The Body Beneath (1970)

The Body Beneath (1970)

The cover to the Australian release on DVD of the film

Film: Probably known best for such horror and exploitation titles as The Rats are Coming! The Werewolves Are Here! and Fleshpot on 42nd St., the late Andy Milligan, who died in 1991 of AIDS, was described as ‘the only director worse than Ed Wood’. Whilst that may be an exaggeration, Milligan’s films are incredibly low budget, but the sense of ‘camp’ within them makes them somehow humorous…and ominous. Milligan, a navy brat and dress-maker who ran the clothes shop Ad Lib in New York during the 50s, dabbled in stage productions until he finally made his first feature in 1965, a gay short film called The Vapors. From this humble beginning, he teamed up with producer William Mishkin, and together they made 11 features, sordid morality stories where the nasty antagonists are always faced with their come-uppances, which were often violent. In the late 60s, he moved to London where he made his exploitation horror flicks, including this feature, The Body Beneath also known as Vampire’s Thirst.

The Reverend Alexander Algernon Ford (Gavin Reed), an ancient vampire, who resides in Carfax Abbey, near Highgate Cemetery, close to three of his female descendants, requires the womb of one of his relatives. The lucky one being Susan (Jackie Skarvellis), to return the bloodline of the Ford family to its former glory by having her mate with strong fresh blood and give birth to immortal vampire babies. Assisted by his quiet wife, Alicia (Susan Heard), his hunchbacked Beatle-haired assistant Spool (Berwick Kaler) and a trio of green faced ghouls, the good reverend goes about organizing a vampire feast where their future is to be decided.

Clearly gay and proud, Andy Milligan’s life as been described as more bizarre than his movies, for example, to celebrate his marriage (yes, marriage) to one of his actresses, Candy Hammond, he cruised gay bars on Staten Island. Milligan’s movies, all filmed on left over film stock with a 16mm Auricon camera, are handheld horrors where ethics are thrown out the window. His flowing camera style crosses the line from claustrophobic and moody to occasionally downright annoying. His scripts, all inspired by great works (this one clearly being Dracula), are contrived but still acted quite well in a vaudevillian sense. Another note of interest with Milligan’s movies is that the more ornate costumes were made by himself under his alias Raffine. Watching this movie makes one feel as though they are watching a Hammer movie, filmed with a Carnival of Souls budget.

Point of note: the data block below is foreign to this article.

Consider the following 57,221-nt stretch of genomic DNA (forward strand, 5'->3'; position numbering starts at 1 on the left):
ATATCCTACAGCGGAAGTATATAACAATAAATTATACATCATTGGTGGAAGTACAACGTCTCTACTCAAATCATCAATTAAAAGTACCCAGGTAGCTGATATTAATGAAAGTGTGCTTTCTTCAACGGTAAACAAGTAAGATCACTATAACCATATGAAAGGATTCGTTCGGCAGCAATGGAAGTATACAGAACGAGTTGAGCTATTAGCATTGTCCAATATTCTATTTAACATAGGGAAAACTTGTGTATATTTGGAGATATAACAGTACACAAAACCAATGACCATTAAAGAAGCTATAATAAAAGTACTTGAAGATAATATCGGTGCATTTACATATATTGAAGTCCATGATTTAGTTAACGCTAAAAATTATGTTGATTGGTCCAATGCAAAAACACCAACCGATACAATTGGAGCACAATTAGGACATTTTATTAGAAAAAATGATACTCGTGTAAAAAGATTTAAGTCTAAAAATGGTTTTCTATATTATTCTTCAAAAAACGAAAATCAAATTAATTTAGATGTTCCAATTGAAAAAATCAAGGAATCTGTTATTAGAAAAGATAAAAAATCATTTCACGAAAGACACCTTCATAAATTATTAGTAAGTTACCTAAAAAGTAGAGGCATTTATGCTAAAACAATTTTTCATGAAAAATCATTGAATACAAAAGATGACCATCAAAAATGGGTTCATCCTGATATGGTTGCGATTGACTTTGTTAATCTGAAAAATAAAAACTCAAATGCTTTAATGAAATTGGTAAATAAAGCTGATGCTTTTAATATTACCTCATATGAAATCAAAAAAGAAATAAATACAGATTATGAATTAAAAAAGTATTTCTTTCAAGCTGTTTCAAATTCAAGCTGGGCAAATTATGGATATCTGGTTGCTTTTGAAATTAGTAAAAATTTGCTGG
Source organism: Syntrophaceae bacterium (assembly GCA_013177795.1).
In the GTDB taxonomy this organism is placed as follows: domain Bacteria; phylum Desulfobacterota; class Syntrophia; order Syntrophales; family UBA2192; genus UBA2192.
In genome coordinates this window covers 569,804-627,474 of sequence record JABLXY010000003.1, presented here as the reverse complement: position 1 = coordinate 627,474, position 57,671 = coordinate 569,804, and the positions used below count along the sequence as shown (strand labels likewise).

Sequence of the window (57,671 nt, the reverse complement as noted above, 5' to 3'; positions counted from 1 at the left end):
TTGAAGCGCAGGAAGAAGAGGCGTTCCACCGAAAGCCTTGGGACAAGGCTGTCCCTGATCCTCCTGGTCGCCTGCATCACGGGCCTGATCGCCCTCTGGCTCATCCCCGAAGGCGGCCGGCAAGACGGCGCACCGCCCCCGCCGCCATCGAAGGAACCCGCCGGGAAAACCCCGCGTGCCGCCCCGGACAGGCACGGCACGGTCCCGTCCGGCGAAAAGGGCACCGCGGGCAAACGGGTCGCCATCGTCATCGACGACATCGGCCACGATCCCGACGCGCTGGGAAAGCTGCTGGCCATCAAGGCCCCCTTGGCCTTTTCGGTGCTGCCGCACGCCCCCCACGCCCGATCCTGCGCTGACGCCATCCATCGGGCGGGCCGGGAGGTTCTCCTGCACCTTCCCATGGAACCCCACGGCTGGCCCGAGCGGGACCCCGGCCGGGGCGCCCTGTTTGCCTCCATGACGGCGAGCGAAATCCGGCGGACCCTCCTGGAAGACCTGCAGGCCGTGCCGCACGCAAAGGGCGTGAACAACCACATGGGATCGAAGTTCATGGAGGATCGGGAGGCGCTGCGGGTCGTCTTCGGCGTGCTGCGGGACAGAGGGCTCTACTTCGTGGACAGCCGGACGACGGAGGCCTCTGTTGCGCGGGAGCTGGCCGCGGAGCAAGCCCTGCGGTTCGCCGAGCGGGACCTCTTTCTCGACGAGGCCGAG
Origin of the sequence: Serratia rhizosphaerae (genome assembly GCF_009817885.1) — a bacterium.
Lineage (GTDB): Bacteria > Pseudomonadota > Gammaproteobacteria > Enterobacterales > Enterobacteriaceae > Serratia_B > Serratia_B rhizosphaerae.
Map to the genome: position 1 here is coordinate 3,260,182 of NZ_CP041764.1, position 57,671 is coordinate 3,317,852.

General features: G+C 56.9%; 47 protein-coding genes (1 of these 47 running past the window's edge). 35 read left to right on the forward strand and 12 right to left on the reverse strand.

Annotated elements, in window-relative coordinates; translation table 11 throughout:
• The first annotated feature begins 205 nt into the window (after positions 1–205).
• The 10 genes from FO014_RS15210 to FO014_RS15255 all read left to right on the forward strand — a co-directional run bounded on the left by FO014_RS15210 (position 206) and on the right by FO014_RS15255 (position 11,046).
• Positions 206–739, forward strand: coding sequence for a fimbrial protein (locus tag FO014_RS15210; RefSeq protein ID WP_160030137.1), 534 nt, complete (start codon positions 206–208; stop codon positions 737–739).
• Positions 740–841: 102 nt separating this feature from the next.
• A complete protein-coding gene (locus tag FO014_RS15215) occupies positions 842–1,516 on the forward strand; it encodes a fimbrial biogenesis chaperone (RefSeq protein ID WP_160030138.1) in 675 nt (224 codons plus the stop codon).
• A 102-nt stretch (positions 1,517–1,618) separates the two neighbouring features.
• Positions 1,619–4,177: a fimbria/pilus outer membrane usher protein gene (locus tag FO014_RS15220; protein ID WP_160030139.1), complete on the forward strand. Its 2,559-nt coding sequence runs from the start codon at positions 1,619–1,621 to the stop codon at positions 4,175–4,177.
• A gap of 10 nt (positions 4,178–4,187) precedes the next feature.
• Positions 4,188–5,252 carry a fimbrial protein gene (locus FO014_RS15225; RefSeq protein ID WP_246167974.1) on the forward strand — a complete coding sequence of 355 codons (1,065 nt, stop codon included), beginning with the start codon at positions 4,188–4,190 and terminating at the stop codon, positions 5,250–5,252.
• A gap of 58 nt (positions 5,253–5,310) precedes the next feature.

Camper than a row of tents, The Body Beneath somehow entertains, and proves that Milligan was no hack, but had an inimitable style. Not a movie for big budget blockbuster lovers, but with the vampires, cannibalism and immolation, fans of trash cinema will have a ball.

Score: **

The menu screen from the Australian DVD release of the film.

Extras: The Gallery of Exploitation Art is a great 6 minute montage of movie posters with a radio commercial soundtrack. Posters from films such as The Peeping Phantom, Fanny Hill Meets Dr Erotico and others are accompanied by radio commercials for The Female Butcher, The Girl Snatcher and companions of their ilk.

Trailers for Milligan’s films The Body Beneath, Guru the Mad Monk and The Vapors, which describes him as ‘the New Leader in Underground Filmmaking’.

The surprise on this disc is Milligan’s first short film, The Vapors. Running at 32 minutes and 20 seconds, the Vapors takes place in a gay bath house, where a young gay man meets an older married man, and they talk. Milligan’s epileptic camera work is particularly effective here, although the drama of the main part of the story is undercut by Benny Hill-ish queans over acting the gay stereotype with silly segues. Filmed in Black and white, The Vapors is a surprisingly moving tale.

Score: ****

WISIA: It’s just silly enough that it does seem to be irresistible to rewatching.

The review was done with the Australian DVD release of the film.

New YouTube Post: Blood Hunt Video Game